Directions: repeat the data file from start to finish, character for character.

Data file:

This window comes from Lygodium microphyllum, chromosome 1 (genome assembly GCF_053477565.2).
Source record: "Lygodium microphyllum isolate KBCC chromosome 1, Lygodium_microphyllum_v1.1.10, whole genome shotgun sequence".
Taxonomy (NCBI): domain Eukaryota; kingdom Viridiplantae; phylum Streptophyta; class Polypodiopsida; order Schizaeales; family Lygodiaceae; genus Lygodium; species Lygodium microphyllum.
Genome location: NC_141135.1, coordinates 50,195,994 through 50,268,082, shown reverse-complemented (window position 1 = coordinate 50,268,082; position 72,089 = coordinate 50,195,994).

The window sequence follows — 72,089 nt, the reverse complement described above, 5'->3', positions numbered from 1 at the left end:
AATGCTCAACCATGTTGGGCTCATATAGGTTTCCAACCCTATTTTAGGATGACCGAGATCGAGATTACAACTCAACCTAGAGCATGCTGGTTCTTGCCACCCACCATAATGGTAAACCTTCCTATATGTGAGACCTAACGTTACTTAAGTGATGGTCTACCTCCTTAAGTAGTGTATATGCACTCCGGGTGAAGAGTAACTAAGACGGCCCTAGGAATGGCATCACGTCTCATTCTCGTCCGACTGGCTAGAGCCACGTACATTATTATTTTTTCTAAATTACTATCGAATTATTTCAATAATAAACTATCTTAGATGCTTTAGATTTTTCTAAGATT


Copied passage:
This window comes from Lygodium microphyllum, chromosome 1 (genome assembly GCF_053477565.2).
Source record: "Lygodium microphyllum isolate KBCC chromosome 1, Lygodium_microphyllum_v1.1.10, whole genome shotgun sequence".
Taxonomy (NCBI): domain Eukaryota; kingdom Viridiplantae; phylum Streptophyta; class Polypodiopsida; order Schizaeales; family Lygodiaceae; genus Lygodium; species Lygodium microphyllum.
Genome location: NC_141135.1, coordinates 50,195,994 through 50,268,082, shown reverse-complemented (window position 1 = coordinate 50,268,082; position 72,089 = coordinate 50,195,994).

The window sequence follows — 72,089 nt, the reverse complement described above, 5'->3', positions numbered from 1 at the left end:
AATGCTCAACCATGTTGGGCTCATATAGGTTTCCAACCCTATTTTAGGATGACCGAGATCGAGATTACAACTCAACCTAGAGCATGCTGGTTCTTGCCACCCACCATAATGGTAAACCTTCCTATATGTGAGACCTAACGTTACTTAAGTGATGGTCTACCTCCTTAAGTAGTGTATATGCACTCCGGGTGAAGAGTAACTAAGACGGCCCTAGGAATGGCATCACGTCTCATTCTCGTCCGACTGGCTAGAGCCACGTACATTATTATTTTTTCTAAATTACTATCGAATTATTTCAATAATAAACTATCTTAGATGCTTTAGATTTTTCTAAGATT